At present I’m working on three distinct projects. First, I’m turning my PhD into a book. After a period of soul-searching about whether to publish in Australia or the US, I’ve gone the latter route and secured a contract with University of Nebraska Press. The book will be called Travelling to Tomorrow: Australian Women and the American Century. Although based on the PhD, it is more explicitly engaged with debates about the nature of US global power. By drawing upon my research on Australian women’s pursuit of opportunity and adventure across the Pacific, I’m developing an argument about the ways in which the globally circulating ‘America=modern woman’ idea (as developed by Emily Rosenberg) led modern America became a global mecca for modern women. By conceptualizing the United States as an empire-by-attraction, I hope to offer an ‘outside in’ perspective on U.S. expansionism that foregrounds non-American and female agency.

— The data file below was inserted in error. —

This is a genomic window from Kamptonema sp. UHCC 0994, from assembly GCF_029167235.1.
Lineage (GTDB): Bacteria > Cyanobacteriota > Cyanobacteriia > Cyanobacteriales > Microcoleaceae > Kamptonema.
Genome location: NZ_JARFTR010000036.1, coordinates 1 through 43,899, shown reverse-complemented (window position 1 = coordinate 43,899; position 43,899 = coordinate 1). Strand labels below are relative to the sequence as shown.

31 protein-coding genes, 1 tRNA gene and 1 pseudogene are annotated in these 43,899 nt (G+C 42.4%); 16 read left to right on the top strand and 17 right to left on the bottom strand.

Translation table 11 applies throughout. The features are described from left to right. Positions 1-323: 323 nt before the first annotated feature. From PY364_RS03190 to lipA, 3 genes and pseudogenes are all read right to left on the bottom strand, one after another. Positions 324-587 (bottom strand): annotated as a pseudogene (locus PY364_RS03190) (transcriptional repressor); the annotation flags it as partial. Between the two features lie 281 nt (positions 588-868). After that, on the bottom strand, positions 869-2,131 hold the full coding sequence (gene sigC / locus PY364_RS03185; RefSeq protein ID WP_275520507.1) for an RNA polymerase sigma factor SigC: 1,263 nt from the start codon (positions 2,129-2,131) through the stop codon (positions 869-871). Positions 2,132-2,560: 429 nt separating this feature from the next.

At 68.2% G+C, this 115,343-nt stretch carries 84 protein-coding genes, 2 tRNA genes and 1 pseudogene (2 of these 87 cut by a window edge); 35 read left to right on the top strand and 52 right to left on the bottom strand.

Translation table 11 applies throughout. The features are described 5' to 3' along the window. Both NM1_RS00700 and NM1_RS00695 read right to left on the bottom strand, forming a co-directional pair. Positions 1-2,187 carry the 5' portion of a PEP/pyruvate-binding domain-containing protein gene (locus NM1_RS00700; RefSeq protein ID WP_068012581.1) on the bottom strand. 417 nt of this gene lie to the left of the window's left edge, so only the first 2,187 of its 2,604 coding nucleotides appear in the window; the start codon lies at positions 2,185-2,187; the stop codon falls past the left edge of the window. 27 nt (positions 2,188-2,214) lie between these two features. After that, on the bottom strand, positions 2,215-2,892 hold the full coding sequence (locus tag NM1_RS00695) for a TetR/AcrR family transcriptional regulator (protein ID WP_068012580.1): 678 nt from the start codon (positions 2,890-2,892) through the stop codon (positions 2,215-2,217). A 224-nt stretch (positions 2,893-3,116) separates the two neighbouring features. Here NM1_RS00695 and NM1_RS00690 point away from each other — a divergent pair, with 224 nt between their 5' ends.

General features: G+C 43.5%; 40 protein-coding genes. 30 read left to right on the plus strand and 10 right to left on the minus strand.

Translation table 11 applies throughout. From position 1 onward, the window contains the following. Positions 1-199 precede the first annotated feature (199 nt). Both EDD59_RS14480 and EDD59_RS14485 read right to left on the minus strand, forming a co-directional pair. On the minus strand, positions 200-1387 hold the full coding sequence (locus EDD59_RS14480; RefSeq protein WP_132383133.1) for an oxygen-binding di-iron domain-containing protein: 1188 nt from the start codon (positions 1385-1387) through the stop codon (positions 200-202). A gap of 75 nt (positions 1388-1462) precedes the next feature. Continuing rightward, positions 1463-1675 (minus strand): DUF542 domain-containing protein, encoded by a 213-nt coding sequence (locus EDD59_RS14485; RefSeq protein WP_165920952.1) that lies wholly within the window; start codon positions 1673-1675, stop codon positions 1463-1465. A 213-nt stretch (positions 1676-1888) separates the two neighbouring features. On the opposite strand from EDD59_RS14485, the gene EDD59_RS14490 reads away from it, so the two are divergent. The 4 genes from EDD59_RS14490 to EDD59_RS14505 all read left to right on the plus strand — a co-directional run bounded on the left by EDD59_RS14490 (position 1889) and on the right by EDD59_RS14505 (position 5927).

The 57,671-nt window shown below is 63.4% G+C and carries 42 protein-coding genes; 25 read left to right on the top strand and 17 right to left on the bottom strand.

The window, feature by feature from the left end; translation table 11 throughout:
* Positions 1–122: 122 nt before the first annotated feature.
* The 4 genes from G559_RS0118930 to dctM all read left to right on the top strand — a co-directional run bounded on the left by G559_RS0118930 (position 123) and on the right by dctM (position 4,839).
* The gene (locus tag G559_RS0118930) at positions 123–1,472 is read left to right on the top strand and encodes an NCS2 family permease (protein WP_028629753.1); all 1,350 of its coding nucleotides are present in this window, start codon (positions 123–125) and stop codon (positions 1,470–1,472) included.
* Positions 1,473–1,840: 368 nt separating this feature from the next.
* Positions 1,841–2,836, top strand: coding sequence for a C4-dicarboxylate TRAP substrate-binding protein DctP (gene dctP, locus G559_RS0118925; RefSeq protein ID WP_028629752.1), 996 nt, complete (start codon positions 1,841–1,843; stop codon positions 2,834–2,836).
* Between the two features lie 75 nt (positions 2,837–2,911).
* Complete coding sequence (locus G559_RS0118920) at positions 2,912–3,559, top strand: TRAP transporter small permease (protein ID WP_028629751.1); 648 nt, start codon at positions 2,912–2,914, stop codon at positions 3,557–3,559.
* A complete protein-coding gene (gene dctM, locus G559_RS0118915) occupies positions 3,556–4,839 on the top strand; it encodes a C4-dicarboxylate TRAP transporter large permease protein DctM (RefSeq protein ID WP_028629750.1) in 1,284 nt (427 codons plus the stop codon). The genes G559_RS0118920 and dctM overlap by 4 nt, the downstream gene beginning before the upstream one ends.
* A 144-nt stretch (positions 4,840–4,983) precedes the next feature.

My second project is called “The Limits of Blood Brotherhood: U.S. Immigration History and White British Subjects, 1921-40.” This project grows out of an unexpected discovery from my PhD: that the ‘quota laws’ introduced by the US in 1921 and 1924 had a profound, albeit inadvertent, effect on white Australians and other colonial British subjects. These quotas were a nativist attempt to limit racialized migrants from south-eastern Europe, and were part of the transnational preoccupation with ‘whiteness’ that encompassed the British settler colonies. Yet because—like Australia’s infamous dictation test—the quotas were ‘raceless’ mechanism of exclusion that carried the pretence of equitable treatment, they also extended to ‘white’ nations including Britain, Australia, New Zealand and South Africa (Canada was exempt because it was part of the Western Hemisphere). By 1929, Australia, New Zealand and South Africa were each allocated only a hundred quota places each year. The British quota was far greater, but nonetheless did not always meet demand. My project takes up this little-known history of white immigration restriction, and considers the impact of the U.S. quotas on Anglo-American relations. I’m exploring how forms of mobility regulation intended to preserve the U.S.’s Anglo-Saxon credentials also exposed tensions and fault-lines in Anglospheric kinship by restricting entry and assigning illegal alienage to white British subjects.